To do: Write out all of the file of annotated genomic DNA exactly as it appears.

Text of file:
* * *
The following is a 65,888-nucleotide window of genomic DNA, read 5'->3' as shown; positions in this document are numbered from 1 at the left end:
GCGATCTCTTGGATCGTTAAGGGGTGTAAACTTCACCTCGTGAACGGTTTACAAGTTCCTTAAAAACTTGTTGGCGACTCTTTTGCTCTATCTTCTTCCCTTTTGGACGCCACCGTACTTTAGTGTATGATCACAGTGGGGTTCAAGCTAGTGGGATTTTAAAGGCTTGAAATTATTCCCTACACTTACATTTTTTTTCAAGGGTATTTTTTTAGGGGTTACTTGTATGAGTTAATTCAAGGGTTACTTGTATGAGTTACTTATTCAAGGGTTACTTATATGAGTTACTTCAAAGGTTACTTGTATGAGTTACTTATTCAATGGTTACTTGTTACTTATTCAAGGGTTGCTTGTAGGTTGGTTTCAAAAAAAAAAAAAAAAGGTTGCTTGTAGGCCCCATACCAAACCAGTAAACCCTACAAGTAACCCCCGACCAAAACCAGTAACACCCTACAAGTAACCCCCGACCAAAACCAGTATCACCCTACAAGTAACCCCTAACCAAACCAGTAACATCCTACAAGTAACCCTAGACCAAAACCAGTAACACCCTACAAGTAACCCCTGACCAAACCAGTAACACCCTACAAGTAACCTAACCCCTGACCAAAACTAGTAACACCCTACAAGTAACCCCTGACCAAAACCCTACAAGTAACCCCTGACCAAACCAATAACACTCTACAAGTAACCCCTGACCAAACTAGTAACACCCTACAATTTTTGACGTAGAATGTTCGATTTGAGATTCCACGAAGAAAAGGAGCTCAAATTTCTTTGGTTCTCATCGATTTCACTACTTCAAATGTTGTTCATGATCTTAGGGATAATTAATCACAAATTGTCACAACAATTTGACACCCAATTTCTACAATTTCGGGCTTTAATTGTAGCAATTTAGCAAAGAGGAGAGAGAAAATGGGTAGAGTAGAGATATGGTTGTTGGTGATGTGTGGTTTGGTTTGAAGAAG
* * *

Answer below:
The following is a 65,888-nucleotide window of genomic DNA, read 5'->3' as shown; positions in this document are numbered from 1 at the left end:
GCGATCTCTTGGATCGTTAAGGGGTGTAAACTTCACCTCGTGAACGGTTTACAAGTTCCTTAAAAACTTGTTGGCGACTCTTTTGCTCTATCTTCTTCCCTTTTGGACGCCACCGTACTTTAGTGTATGATCACAGTGGGGTTCAAGCTAGTGGGATTTTAAAGGCTTGAAATTATTCCCTACACTTACATTTTTTTTCAAGGGTATTTTTTTAGGGGTTACTTGTATGAGTTAATTCAAGGGTTACTTGTATGAGTTACTTATTCAAGGGTTACTTATATGAGTTACTTCAAAGGTTACTTGTATGAGTTACTTATTCAATGGTTACTTGTTACTTATTCAAGGGTTGCTTGTAGGTTGGTTTCAAAAAAAAAAAAAAAAGGTTGCTTGTAGGCCCCATACCAAACCAGTAAACCCTACAAGTAACCCCCGACCAAAACCAGTAACACCCTACAAGTAACCCCCGACCAAAACCAGTATCACCCTACAAGTAACCCCTAACCAAACCAGTAACATCCTACAAGTAACCCTAGACCAAAACCAGTAACACCCTACAAGTAACCCCTGACCAAACCAGTAACACCCTACAAGTAACCTAACCCCTGACCAAAACTAGTAACACCCTACAAGTAACCCCTGACCAAAACCCTACAAGTAACCCCTGACCAAACCAATAACACTCTACAAGTAACCCCTGACCAAACTAGTAACACCCTACAATTTTTGACGTAGAATGTTCGATTTGAGATTCCACGAAGAAAAGGAGCTCAAATTTCTTTGGTTCTCATCGATTTCACTACTTCAAATGTTGTTCATGATCTTAGGGATAATTAATCACAAATTGTCACAACAATTTGACACCCAATTTCTACAATTTCGGGCTTTAATTGTAGCAATTTAGCAAAGAGGAGAGAGAAAATGGGTAGAGTAGAGATATGGTTGTTGGTGATGTGTGGTTTGGTTTGAAGAAG